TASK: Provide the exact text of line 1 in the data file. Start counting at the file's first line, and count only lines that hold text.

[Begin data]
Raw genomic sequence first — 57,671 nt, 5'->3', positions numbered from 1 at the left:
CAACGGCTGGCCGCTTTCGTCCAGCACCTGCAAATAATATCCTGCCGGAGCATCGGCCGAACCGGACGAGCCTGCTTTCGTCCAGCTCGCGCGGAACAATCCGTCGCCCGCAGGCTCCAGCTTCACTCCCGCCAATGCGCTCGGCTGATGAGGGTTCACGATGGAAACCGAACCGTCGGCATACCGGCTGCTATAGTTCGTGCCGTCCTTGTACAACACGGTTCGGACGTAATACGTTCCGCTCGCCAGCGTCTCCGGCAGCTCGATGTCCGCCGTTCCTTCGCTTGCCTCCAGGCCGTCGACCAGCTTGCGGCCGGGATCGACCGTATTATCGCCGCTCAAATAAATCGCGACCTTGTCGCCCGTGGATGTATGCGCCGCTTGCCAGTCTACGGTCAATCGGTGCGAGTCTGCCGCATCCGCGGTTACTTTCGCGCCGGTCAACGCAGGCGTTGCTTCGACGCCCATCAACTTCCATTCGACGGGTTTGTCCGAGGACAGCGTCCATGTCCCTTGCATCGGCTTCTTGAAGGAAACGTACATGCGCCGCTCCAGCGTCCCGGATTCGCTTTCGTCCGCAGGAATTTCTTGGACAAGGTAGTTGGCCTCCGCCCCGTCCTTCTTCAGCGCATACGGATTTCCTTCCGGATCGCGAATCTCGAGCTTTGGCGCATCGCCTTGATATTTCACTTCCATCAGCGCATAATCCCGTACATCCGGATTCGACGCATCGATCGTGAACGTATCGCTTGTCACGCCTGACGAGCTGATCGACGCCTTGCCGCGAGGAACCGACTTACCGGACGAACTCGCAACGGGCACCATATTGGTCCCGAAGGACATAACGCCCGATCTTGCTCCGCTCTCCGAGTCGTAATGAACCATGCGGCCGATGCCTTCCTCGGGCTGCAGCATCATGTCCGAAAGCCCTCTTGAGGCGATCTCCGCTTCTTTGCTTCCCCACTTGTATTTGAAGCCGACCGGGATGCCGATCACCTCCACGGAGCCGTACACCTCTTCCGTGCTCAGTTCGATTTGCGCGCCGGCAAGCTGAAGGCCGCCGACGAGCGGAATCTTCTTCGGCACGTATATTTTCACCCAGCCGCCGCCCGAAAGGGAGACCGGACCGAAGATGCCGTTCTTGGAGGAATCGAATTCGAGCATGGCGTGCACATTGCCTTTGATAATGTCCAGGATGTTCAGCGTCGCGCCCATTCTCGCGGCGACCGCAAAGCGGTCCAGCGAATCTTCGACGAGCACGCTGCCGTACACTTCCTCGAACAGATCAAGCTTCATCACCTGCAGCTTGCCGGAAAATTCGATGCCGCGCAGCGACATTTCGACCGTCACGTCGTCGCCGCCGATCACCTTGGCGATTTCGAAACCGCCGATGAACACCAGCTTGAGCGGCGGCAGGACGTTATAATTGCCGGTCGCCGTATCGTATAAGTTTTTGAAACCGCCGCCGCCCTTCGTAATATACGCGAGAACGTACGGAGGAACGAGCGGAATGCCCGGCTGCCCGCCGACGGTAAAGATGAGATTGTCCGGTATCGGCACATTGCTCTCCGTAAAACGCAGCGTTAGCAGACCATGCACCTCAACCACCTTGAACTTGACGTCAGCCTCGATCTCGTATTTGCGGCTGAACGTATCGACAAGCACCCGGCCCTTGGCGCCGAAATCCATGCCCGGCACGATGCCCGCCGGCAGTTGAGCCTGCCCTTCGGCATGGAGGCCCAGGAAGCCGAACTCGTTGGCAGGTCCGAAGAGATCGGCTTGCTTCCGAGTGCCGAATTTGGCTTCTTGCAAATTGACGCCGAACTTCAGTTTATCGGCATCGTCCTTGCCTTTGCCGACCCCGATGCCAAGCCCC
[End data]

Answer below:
Raw genomic sequence first — 57,671 nt, 5'->3', positions numbered from 1 at the left: